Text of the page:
A Canadian sporting experience

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I arrived at Durham from England in the summer of 2014 expecting big things. I was recruited on a scholarship to play for the Lords baseball team. Bright lights, thousands of fans, and cheerleaders. These are just some of the things that I was expecting for college baseball. Unfortunately, that wasn’t the reality. It may be in America but here in Canada the fan base is between 50 and 100 people, most of them parents, rather than thousands of screaming fans. The lights are more of a hindrance than a help. And, sadly, no cheerleaders. Canadian college baseball didn’t turn out to be as glamorous as I expected, but here’s how it worked out to be a great decision.

I couldn’t wait to get started with my college baseball career; it had always been a dream of mine to play college ball. And although Canada may not have been my first choice, and there were other options, it ended up being the most feasible and safe option on offer. I already knew the coach, Sam Dempster, from my time with the Great Britain National team and although tuition prices were somewhat high, they weren’t too much more than England and cheaper than the States.

The cost and safety weren’t the only factors that made this an excellent experience. I’ve learned to appreciate things like bus trips to upstate New York with a group of 25 sweaty teammates. That may sound less than glamorous but joking around with teammates, telling stories and just travelling on a team bus then playing baseball, well it is awesome.

Another perk is getting kitted out every year in Adidas gear: a black tracksuit top and pants with white trim, a green hoodie with old style font, a gym bag with multiple compartments, home and away jerseys and more, I feel like a pro. In England, my club team has had the same jersey for nearly 10 years!

On top of that, having my own name card above my locker and having Rick Ross-Stay Schemin, as my walk-up song when I come up to pitch and bat adds to the experience. It’s the little things that I have come to appreciate. To me, they are big things, because I am getting a form of recognition for my hard work.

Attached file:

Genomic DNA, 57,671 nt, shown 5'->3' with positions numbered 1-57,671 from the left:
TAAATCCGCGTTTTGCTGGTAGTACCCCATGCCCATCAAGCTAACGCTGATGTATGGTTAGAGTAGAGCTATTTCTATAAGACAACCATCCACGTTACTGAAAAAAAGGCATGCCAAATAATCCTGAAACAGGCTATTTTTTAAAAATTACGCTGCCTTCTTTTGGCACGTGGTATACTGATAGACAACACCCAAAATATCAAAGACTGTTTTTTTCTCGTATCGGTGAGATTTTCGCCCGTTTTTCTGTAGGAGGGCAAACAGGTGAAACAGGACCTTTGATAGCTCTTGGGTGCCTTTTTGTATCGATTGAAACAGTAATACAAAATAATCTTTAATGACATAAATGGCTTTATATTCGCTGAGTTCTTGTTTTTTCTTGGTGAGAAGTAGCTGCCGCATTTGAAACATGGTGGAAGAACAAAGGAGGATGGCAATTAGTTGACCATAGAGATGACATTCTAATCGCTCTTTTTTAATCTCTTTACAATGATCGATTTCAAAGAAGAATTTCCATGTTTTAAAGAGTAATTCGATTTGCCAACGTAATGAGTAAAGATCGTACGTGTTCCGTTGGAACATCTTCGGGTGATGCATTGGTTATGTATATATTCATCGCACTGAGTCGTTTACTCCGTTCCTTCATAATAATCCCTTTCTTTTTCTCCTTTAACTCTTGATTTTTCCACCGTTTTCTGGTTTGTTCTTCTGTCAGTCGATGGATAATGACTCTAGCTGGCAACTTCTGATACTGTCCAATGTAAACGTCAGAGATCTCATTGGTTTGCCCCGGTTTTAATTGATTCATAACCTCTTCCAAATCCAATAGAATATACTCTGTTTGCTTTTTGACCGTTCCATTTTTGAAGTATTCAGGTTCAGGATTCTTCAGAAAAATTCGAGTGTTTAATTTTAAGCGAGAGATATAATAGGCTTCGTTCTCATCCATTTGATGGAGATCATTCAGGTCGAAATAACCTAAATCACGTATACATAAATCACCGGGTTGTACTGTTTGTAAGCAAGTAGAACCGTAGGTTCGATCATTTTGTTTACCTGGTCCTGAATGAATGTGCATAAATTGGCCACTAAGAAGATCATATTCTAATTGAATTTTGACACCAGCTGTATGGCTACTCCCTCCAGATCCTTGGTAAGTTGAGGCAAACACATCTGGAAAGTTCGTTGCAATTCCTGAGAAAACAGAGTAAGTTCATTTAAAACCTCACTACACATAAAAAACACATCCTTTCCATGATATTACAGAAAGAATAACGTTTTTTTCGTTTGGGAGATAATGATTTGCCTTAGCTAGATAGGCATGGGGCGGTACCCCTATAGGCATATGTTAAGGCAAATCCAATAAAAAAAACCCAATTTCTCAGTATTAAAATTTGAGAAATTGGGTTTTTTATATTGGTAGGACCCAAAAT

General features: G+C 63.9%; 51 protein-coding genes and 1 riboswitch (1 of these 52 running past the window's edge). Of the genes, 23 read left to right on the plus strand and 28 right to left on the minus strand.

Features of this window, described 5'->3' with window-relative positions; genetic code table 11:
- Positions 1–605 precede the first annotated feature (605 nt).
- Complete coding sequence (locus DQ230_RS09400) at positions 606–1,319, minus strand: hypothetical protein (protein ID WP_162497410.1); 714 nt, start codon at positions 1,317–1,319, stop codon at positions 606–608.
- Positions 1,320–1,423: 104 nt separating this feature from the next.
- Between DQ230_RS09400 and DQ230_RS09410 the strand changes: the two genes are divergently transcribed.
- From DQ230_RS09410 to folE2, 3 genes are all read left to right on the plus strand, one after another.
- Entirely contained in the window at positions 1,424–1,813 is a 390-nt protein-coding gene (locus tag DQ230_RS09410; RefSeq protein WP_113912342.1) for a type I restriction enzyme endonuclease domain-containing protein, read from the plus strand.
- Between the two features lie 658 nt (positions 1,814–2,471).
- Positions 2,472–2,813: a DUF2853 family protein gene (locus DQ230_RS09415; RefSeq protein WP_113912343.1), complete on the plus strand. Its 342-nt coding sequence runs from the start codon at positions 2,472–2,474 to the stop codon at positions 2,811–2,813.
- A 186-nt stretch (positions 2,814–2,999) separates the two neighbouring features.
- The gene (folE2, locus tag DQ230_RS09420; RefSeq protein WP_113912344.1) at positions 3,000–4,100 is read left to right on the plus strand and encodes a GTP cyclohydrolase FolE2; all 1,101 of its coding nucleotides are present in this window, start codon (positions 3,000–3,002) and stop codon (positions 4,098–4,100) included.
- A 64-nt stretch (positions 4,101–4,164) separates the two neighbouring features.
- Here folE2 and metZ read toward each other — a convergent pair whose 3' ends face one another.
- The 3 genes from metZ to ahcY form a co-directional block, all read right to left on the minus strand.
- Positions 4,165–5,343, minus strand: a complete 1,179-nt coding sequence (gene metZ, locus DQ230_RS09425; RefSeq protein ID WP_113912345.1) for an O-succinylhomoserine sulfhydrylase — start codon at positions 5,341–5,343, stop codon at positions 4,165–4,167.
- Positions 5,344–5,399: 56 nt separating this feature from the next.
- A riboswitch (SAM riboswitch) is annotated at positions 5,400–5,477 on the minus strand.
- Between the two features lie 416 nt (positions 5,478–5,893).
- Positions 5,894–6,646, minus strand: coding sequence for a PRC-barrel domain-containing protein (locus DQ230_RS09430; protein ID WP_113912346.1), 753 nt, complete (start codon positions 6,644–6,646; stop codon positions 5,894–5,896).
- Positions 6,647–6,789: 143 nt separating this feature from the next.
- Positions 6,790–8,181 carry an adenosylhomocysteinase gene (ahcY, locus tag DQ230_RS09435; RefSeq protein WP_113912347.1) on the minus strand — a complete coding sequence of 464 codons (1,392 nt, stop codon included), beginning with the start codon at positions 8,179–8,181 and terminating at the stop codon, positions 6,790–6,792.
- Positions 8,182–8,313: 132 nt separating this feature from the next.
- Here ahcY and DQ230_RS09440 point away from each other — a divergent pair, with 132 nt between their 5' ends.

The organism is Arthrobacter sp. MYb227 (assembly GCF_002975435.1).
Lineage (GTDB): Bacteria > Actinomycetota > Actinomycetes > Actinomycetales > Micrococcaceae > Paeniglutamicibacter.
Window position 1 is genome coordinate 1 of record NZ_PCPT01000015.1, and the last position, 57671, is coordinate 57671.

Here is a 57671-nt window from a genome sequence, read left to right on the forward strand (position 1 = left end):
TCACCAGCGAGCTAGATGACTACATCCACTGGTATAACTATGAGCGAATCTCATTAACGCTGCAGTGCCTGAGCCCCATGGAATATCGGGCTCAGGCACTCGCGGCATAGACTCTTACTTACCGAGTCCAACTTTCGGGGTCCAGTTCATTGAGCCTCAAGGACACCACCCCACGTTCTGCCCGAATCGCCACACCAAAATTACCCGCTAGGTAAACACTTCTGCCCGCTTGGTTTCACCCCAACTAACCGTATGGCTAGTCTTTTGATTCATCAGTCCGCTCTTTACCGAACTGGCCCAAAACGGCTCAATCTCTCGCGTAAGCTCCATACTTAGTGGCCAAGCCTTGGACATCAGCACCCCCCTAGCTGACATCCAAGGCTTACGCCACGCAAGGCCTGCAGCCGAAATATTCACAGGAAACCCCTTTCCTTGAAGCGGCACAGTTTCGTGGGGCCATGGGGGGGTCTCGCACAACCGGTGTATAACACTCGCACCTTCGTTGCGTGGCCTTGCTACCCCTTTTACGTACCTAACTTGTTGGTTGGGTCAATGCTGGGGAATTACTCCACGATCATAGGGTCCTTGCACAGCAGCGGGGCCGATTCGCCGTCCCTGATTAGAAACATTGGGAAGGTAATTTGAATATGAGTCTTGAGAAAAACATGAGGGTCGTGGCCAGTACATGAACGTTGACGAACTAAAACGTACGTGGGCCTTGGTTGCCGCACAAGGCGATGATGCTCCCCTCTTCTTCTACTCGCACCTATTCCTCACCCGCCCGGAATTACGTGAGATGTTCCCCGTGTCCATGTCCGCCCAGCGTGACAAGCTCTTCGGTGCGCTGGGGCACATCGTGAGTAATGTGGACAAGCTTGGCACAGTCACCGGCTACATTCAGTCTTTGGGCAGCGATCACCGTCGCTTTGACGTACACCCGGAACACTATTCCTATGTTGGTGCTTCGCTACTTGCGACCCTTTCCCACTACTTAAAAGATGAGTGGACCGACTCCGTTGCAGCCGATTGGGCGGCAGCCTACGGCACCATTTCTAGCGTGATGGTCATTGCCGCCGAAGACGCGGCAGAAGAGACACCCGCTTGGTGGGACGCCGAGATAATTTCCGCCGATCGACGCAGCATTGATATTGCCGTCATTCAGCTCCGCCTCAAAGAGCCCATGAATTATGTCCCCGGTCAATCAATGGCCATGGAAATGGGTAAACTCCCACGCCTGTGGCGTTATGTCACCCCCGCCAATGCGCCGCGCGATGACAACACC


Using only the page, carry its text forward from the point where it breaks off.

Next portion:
As a matter of fact, some of the fields we play on wouldn’t be considered an average field in the U.S. And some Canadian college infields have horrible dirt, the outfield grass is uneven, and some dugouts can only fit half the team in. Luckily, the Lords’ home field, Kinsmen Memorial Stadium, is one of the best in the league. It has a very homey feel to it, bleachers, infield dirt with cutouts, a new scoreboard, full size dugouts and a 10ft concrete wall covered in ivy. Just like Wrigley field in Chicago… almost.

I would be lying if I said Canada was my first choice destination for college. But while it may not be what I expected, I don’t regret the decision I made over a year ago. Being an international student playing college sports in Canada is rare, but it shows how diverse sports can be. It adds a new dimension. Being a player from a completely different country has made my college experience very interesting. I have learned new things from teammates but they have also learned new things from me. It is nice to compare cultures and experiences.

Playing a higher level of baseball has allowed me to further my skills, and is better than the standard of baseball in England. For that I am grateful. My experiences show that you may not be able to get your first choice in things, but you can always find a way to make something work out to benefit you in the long run.

 

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